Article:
To all of our conservative teachers out there: be calm, be creative, and keep your job.

We know the feeling of wanting to express discontent with certain things you are asked to do for your job as a teacher, such as conducting certain lesson plans in response to current events, assigning a project that has your students nearly creating campaign ads for the next socialist running for political office, using a text right out of the Black Lives Matter curriculum, etc. When these come up, repeat the following in this order: 

Stay Calm: Breathe. Do not express any opposition immediately. First, assess the situation and whether or not it is severe enough to speak out. (Rule #1: Don’t tell anyone you’re conservative. Don’t act like a radical leftist. Just stay objective even with your closest teacher friends in leisure settings. Teaching is tough, and you need your friends at work – don’t lose them. Also, don’t risk friction with your supervisor – you will be evaluated and it is foolish to have that jeopardized by the outward expression of a firm political viewpoint that you couldn’t keep to yourself.)

Now, there are exceptions in which you just have to speak up, but doing so will still not make anyone certain that you’re conservative. For example, when I was a curriculum writer, my colleagues wanted to do several things that I did not approve of for the classroom. One such example was an assessment in which students would be asked to compare Nazi concentration camps to Japanese internment camps. For obvious reasons, I shut this down immediately and it did not happen… at least not on paper. I was never in my colleagues’ rooms to see if they discussed it anyway. I voiced opposition, but made it strictly about an issue with factual content, not an issue about anti-American agendas.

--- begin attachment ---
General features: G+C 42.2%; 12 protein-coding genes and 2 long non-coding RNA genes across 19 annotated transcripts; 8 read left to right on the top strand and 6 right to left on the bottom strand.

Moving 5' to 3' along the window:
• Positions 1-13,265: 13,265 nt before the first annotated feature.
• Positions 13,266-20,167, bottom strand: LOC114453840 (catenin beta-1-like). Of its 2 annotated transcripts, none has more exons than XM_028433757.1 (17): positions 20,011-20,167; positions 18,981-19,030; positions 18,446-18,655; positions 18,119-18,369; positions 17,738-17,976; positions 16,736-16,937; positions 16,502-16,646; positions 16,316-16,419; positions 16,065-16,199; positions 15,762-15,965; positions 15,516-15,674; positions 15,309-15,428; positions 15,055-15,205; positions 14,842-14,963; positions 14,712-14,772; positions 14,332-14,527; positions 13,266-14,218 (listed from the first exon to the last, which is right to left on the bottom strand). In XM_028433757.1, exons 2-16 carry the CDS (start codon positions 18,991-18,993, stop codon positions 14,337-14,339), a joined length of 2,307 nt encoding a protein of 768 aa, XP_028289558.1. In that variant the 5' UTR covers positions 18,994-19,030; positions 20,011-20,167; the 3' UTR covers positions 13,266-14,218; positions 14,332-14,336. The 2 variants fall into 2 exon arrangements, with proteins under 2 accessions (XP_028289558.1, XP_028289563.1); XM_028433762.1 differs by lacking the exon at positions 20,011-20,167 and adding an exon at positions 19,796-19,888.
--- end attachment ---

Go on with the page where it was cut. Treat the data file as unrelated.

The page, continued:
On the other hand, if I’m asked as a teacher to capitalize the “B” in Black, that is not something I would personally risk my reputation or job over. If it something that bothers you, you may want to capitalize the “W” in white as well, as a subtle way to show opposition, but remember to be selective about what you speak out against. If you continuously express opposition, you will be strongly suspected of being conservative and dismissed as a (fill in the blank) every time you speak. 

Be Creative: If something is brought up that you need to teach, but you disagree with it and/or you disagree with the suggested materials, then think outside the box you are put in. One of the easiest ways out is with the current trend of student-centered learning. Give your students texts with both the far-left and conservative viewpoints (multiple perspectives), and try out something like a Socratic Seminar. The teacher cannot be ridiculed for denouncing the fabrications of the 1619 Project, for example, because you never said anything about it as the teacher; the students were having a discussion amongst themselves and they arrived at the conclusion that it had no evidence to be taken as a serious piece of historical content. The teacher-centered teaching model is no longer acceptable, but the student-centered one is – use it to your advantage.